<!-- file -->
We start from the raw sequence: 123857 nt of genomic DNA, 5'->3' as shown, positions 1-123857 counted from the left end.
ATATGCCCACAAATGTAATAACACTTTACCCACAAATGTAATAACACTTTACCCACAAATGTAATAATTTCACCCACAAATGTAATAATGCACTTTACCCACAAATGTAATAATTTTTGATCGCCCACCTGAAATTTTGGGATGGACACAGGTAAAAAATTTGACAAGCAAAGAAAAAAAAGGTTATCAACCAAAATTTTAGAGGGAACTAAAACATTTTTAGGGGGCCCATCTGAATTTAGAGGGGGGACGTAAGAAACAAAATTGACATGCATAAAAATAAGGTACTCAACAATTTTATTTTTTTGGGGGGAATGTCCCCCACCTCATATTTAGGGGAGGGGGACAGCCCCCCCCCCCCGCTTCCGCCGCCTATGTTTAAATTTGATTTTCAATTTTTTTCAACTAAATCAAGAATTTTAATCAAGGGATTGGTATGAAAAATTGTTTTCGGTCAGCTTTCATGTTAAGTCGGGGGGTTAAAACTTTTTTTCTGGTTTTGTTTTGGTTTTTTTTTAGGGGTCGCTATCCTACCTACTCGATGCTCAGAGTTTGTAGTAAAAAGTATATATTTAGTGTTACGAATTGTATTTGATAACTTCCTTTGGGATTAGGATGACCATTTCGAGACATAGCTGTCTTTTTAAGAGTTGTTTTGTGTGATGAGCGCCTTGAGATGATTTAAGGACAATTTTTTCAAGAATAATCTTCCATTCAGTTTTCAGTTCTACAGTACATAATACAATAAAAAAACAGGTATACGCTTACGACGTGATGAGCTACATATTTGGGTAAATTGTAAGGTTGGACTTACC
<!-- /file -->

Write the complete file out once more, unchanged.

We start from the raw sequence: 123857 nt of genomic DNA, 5'->3' as shown, positions 1-123857 counted from the left end.
ATATGCCCACAAATGTAATAACACTTTACCCACAAATGTAATAACACTTTACCCACAAATGTAATAATTTCACCCACAAATGTAATAATGCACTTTACCCACAAATGTAATAATTTTTGATCGCCCACCTGAAATTTTGGGATGGACACAGGTAAAAAATTTGACAAGCAAAGAAAAAAAAGGTTATCAACCAAAATTTTAGAGGGAACTAAAACATTTTTAGGGGGCCCATCTGAATTTAGAGGGGGGACGTAAGAAACAAAATTGACATGCATAAAAATAAGGTACTCAACAATTTTATTTTTTTGGGGGGAATGTCCCCCACCTCATATTTAGGGGAGGGGGACAGCCCCCCCCCCCCGCTTCCGCCGCCTATGTTTAAATTTGATTTTCAATTTTTTTCAACTAAATCAAGAATTTTAATCAAGGGATTGGTATGAAAAATTGTTTTCGGTCAGCTTTCATGTTAAGTCGGGGGGTTAAAACTTTTTTTCTGGTTTTGTTTTGGTTTTTTTTTAGGGGTCGCTATCCTACCTACTCGATGCTCAGAGTTTGTAGTAAAAAGTATATATTTAGTGTTACGAATTGTATTTGATAACTTCCTTTGGGATTAGGATGACCATTTCGAGACATAGCTGTCTTTTTAAGAGTTGTTTTGTGTGATGAGCGCCTTGAGATGATTTAAGGACAATTTTTTCAAGAATAATCTTCCATTCAGTTTTCAGTTCTACAGTACATAATACAATAAAAAAACAGGTATACGCTTACGACGTGATGAGCTACATATTTGGGTAAATTGTAAGGTTGGACTTACC